The FUD machine from the anti-Open XML camp has been running on the high-octane fuel of the Software Freedom Law Center critique of the Microsoft OSP. While there is absolutely a debate to be had about the role that covenants not to sue or open specification promises play in the broader world of standardization – they are irrelevant in the conversation about the approval of an international specification under the ISO/IEC JTC 1 directives.
Collectively, it is everyone’s best interest to have the JTC 1 rules applied in a dispassionate and equal manner for all specifications under consideration for international standardization. The idea that Open XML should be held to a different standard than any other specification is damaging to all JTC 1 business.
Gray Knowlton put out a blog posting where he addresses many of the issues raised in about the OSP – and this is a topic I have addressed in previous blog postings as well. I certainly will write on the topic again – but there is really one one thing to keep in mind if you are part of a national standards body considering the fracas being raise by the anti-Open XML community.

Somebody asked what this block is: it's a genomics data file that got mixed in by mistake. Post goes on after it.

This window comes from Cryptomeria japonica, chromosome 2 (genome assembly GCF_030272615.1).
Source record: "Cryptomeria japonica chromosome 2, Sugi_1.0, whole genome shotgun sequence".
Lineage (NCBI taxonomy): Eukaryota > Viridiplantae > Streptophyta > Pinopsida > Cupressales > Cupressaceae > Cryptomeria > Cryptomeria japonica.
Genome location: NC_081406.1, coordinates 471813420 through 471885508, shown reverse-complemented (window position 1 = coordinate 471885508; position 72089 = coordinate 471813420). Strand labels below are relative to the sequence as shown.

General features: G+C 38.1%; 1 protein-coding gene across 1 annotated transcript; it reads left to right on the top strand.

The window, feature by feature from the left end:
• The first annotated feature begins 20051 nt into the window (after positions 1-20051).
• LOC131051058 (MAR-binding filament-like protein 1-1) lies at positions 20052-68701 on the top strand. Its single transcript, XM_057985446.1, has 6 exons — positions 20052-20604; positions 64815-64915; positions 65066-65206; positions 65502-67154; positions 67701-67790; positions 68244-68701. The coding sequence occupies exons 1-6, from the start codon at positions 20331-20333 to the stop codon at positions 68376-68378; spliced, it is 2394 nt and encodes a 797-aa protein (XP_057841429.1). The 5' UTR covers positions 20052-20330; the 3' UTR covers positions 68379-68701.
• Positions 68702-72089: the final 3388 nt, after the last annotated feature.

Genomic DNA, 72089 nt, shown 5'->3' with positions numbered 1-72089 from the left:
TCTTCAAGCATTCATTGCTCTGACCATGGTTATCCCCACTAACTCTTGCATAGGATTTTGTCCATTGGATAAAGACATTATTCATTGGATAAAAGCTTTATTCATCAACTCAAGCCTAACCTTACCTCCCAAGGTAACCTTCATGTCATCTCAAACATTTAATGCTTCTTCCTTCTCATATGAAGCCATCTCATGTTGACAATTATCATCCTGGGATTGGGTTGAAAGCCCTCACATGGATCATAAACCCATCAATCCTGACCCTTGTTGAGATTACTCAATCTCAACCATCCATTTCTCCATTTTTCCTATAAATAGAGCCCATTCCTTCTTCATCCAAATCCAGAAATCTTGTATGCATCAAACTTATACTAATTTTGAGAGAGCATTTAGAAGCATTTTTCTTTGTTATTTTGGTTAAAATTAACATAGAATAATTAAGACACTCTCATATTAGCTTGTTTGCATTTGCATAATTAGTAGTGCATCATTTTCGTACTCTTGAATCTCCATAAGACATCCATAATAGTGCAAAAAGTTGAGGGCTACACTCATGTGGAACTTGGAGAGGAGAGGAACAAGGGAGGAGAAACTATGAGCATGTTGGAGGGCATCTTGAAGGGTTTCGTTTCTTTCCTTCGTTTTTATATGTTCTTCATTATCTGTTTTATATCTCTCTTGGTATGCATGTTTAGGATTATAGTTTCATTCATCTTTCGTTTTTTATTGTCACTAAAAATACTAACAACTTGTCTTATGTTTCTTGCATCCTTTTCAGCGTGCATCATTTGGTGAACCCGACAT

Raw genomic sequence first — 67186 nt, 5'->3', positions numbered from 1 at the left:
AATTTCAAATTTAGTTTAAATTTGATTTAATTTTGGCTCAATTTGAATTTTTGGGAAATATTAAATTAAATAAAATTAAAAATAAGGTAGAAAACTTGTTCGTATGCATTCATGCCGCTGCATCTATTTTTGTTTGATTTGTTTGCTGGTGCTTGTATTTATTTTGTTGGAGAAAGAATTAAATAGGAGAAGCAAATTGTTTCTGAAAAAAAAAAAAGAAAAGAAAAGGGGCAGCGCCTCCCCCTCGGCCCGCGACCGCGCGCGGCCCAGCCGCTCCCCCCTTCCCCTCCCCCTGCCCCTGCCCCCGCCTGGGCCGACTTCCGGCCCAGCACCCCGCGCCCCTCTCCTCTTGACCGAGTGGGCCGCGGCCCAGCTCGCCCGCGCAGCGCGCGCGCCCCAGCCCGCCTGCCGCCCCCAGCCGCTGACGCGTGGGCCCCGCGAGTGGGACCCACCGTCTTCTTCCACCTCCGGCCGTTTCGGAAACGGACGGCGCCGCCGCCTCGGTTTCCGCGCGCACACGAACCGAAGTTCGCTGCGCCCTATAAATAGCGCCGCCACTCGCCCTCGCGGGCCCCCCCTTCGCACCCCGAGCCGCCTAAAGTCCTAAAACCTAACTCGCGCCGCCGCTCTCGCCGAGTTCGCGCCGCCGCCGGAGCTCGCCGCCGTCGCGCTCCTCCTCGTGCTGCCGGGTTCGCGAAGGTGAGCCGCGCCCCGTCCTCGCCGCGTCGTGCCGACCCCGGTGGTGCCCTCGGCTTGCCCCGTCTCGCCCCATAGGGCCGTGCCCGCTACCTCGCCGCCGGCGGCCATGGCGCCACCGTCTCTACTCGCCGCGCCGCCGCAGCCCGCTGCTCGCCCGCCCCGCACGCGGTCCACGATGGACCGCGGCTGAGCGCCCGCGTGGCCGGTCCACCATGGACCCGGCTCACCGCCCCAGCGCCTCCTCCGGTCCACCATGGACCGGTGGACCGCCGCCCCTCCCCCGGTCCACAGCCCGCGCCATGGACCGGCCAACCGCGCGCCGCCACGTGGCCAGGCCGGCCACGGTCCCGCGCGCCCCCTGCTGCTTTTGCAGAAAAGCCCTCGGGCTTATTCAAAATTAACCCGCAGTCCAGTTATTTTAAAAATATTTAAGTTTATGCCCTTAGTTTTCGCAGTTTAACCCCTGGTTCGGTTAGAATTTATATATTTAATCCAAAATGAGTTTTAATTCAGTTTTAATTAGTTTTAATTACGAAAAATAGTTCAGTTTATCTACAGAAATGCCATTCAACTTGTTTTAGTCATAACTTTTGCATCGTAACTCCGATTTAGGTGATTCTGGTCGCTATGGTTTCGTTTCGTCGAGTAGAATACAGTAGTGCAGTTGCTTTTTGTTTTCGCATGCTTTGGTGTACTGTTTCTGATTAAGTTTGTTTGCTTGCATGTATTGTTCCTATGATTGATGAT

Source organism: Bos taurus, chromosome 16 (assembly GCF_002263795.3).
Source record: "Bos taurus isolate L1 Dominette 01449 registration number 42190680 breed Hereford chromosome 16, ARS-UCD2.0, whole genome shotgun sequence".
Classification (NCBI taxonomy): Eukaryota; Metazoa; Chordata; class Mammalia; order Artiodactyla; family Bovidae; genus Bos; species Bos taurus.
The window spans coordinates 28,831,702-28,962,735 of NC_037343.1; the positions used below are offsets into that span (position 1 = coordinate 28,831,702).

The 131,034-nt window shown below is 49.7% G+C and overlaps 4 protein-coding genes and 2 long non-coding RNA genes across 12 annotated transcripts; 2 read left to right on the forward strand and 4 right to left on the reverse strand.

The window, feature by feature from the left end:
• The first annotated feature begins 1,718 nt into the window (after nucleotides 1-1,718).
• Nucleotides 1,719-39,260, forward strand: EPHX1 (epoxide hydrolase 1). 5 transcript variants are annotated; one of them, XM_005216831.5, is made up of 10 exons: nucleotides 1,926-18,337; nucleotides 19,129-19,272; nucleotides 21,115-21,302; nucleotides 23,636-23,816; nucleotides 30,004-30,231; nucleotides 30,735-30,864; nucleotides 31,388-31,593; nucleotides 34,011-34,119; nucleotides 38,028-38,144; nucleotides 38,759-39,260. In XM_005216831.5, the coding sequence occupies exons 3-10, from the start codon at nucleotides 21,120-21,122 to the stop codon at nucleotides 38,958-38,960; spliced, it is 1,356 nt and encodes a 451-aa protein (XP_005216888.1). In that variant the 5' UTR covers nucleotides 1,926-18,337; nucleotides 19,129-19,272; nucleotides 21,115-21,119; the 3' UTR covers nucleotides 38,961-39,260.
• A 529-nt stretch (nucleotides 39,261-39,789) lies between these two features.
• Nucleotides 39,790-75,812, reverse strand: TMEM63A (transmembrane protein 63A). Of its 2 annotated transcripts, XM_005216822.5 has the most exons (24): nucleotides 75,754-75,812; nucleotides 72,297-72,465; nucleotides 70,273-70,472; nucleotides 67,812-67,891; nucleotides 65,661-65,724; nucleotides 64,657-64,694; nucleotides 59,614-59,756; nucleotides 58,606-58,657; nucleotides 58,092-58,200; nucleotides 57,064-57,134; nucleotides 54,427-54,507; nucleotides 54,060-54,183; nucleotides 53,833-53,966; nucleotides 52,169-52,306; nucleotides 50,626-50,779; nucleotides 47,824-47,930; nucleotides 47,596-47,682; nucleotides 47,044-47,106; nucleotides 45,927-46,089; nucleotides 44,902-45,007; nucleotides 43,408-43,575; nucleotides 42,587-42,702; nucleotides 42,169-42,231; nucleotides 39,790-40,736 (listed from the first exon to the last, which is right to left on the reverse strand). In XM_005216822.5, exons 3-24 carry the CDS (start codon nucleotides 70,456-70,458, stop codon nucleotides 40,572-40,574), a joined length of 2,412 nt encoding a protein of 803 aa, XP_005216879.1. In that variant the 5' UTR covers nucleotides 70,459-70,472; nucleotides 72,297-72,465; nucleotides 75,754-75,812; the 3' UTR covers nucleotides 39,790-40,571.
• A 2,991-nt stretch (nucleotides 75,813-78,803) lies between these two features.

Open XML (DIS 29500) exceeds any ISO/IEC requirement for intellectual property rights for ANY JTC 1 specification. The discussion of covenants not to sue and open specification promises have no standing in relation to the ISO approval or disapproval of DIS 29500. The only measure for consideration within the context of the process is the IPR policy of ISO/IEC. Period. Full stop. End. Arête. Halt. Alles klar?
For the sake of clarity, the reason I say that Microsoft “exceeded” the ISO/IEC JTC 1 IPR policy is that there was a clear intent from Microsoft to promote the adoption of Open XML broadly and mechanism to support that goal was the use of the CNS and OSP options. JTC 1 asks for RAND either with or without royalties. Ecma 376 complies with that requirement. For the broader community interested in developing Open XML implementations, they want to know that they can do so without concern of Microsoft pursuing them for patent infringement. Any implementer must consider what licenses they are using for their implementation and how that interacts with the terms covering the specification. This is true for all specifications being implemented by someone.
So to recap – if you are just generally wondering about DIS 29500 – the ISO/IEC IPR requirement for a minimum set of IP terms being Reasonable and Non-Discriminatory (and specifically in this case without royalties) – that has been met. There is NO OTHER CHOICE for any contributor to the ISO/IEC process – one of the boxes on the form must be checked. ODF is under THE EXACT SAME REQUIREMENTS. What happens beyond that in terms of OSP, CNS, etc. is not relevant to the approval of an ISO/IEC specification because national bodies should be under the the guidance of a consistent set of rules when they consider their position on any specification going through the process.